MINOCQUA - "This disease is called the great imitator for a good reason," says Jeff Waite.
Lyme disease can be good at hiding.
"Lyme disease is a bacterial type infection spread by a spiral keet, which is also considered a parasite. And it can be carried in the spit glands and intestinal track of ticks in this area. Particularly the deer tick," said Dr. Kurt Landauer.
Lyme disease can be a debilitating disease if left untreated. Northwoods father, Jeff Waite, knows that well. His daughter, Jennifer, got Lyme disease in 2003. Test results came back negative so she went untreated for years.
"The bacteria had had its way with her body for two and a half years and ended up getting into her brain and doing damage to her nervous system," said Jeff Waite.
Jennifer still battles with the disease.
So what's the best way to avoid going through what Jennifer went through? ... Staying informed.
"Knowing what the symptoms are is a must up here in the Northwoods. Because, you know, a lot of times you'll get bit by a tick and you won't even know it," says Jeff Waite.
Ticks that carry the disease are as small as a poppy seed. Checking your body for ticks is a good idea after walking in the woods. But you don't always catch every one. Watching for symptoms is often your only sign of Lyme disease.
"Symptoms to watch for are like a bad summer flu. Headaches, fevers, muscle aches and during the ticks season, I consider that Lyme disease unless I have something else to blame it on," says Dr. Landauer.
But not every tick carries Lyme disease. Most ticks need to be drawing your blood for 24 hours before the bacteria can be transferred. However, Wisconsin is still among the top ranking states for the disease. Northern Wisconsin is no exception.
"It's definitely a problem up here. We see a lot of Lyme's and mostly it's presumed Lyme's." –7 sec, Dr. Landauer.
Often the illness is only presumed Lyme's because the disease is hard to test for. That's why doctors stress knowing the symptoms.
"Be vigilant and think Lyme disease because typically, it's not confirmed in any way. It's a disease of symptoms, suspicion, and findings," said Dr. Landauer.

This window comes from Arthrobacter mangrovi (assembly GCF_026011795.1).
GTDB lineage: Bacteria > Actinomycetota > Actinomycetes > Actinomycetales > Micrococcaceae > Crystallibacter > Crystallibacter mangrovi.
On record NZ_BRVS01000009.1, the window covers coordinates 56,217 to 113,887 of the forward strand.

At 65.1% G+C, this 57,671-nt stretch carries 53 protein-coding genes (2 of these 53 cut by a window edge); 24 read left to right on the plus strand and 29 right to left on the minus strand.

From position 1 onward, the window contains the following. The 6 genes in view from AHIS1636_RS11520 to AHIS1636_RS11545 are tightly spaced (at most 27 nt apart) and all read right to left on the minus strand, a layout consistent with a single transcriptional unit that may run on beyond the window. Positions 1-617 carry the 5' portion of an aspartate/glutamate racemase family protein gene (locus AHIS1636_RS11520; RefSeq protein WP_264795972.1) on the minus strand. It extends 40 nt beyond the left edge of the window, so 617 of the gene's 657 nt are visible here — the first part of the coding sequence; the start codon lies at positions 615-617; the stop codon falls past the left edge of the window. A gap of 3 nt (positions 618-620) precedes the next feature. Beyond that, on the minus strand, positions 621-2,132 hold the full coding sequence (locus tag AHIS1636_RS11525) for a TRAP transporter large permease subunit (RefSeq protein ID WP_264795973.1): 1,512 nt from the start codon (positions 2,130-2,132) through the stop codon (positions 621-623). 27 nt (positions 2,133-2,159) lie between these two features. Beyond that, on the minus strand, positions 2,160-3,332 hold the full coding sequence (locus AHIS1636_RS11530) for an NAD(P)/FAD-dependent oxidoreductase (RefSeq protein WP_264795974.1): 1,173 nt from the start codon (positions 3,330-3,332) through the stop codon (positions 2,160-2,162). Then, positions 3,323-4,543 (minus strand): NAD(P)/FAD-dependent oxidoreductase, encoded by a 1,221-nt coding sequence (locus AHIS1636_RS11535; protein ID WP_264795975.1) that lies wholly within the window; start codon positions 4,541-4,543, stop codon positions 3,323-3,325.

And that's why Jeff Waite takes so much time to educate kids … who spend lots of time outside. Because of his daughter's disease, Jeff commits his time to speaking with students.
"The kids are great, you know, they soak it up. There's not one of them that doesn't know someone who has had Lyme disease," says Jeff Waite.
But that doesn't mean we need to live in fear if we're well informed.
"The main thing is get outside, have a good time, check for ticks every day, and watch for the symptoms," says Dr. Landauer.
Those steps can help you avoid getting Lyme disease like Jeff's daughter Jennifer did.
CONOVER - The rain fortunately stayed away in Conover for a part of Sunday afternoon just in time for the grand opening of the Conover-Phelps bike trail.
The project has been years in the making, and now it's ready to ride. A couple hundred people and local leaders came out in support of it.
"There's a real feel for people being enthusiastic about this," said Jeff Currie, the President of Great Headwaters Trails, which helped lead the bike trail project.
It's supposed to connect Conover to Phelps through nearly 11 miles of paved trail. The first part is open and goes from Conover Community Park to Muskrat Creek Road.
"3.2 miles on the ground and ready to be ridden on biked or hiked," said Brian Blank, the chairman of the Conover-Phelps Trail Capital Campaign.
"When people hear about a town and then when people say, have you seen their bike trail, it's just, right away it's like there's more to that town than I thought there was," Currie said.
While not yet complete, project leaders are hopeful the trail will be finished soon. Project leaders say the second part of the trail, about five miles long, is fully engineered but about 60 percent funded.
"We're about $200,000 away from completing the remaining five miles," Blank said.
"You know that funding could come, and when it does, five miles of trail in two or three months will be on the ground," Currie said.
"I have no doubt in the next couple years this trail will be completed all the way to Phelps," said Gary Meister, the vice president of Great Headwaters Trails.
The trail is non-motorized so, no ATVs allowed, but it will be a snowmobile trail in the winter.
MARINETTE COUNTY - A 90-year-old man died in an ATV crash in Marinette County late Saturday afternoon.
According to the Marinette County Sheriff's Office, it happened private property north of Newton Lake in the Town of Athelstane.
90-year-old James Bosanny was driving the ATV with his 64-year-old son, James Bosanny, Jr., on board. He lost control on a small hill after hitting a plow before the ATV accelerated and hit a tree. They both were thrown off the ATV. The 90-year-old died at the scene.Crews took the son first to Bay Area Medical Center in Marinette and then later taken to a hospital in Green Bay for serious injuries.
The sheriff's office says neither was wearing a helmet. Police don't think alcohol or speed played a part in the crash.
Crews are still investigating. James Bosanny, Sr., was from Monroe, Wisconsin, and his son, James Bosanny, Jr., was from Hortonville, Wisconsin.
MARATHON COUNTY - Firefighters call a Town of Berlin house a total loss after a fire destroyed it early Sunday morning.
According to the Marathon County Sheriff's Office Facebook page, crews got a call around 1:40 a.m. to the 11,000 block of Naugart Drive. When they got there, the house was totally up in flames.Several surrounding fire departments were called in to help.
No one was hurt. The house is valued at more than $100,000.
Investigators don't think the cause of the fire was anything suspicious, but they are still investigating.
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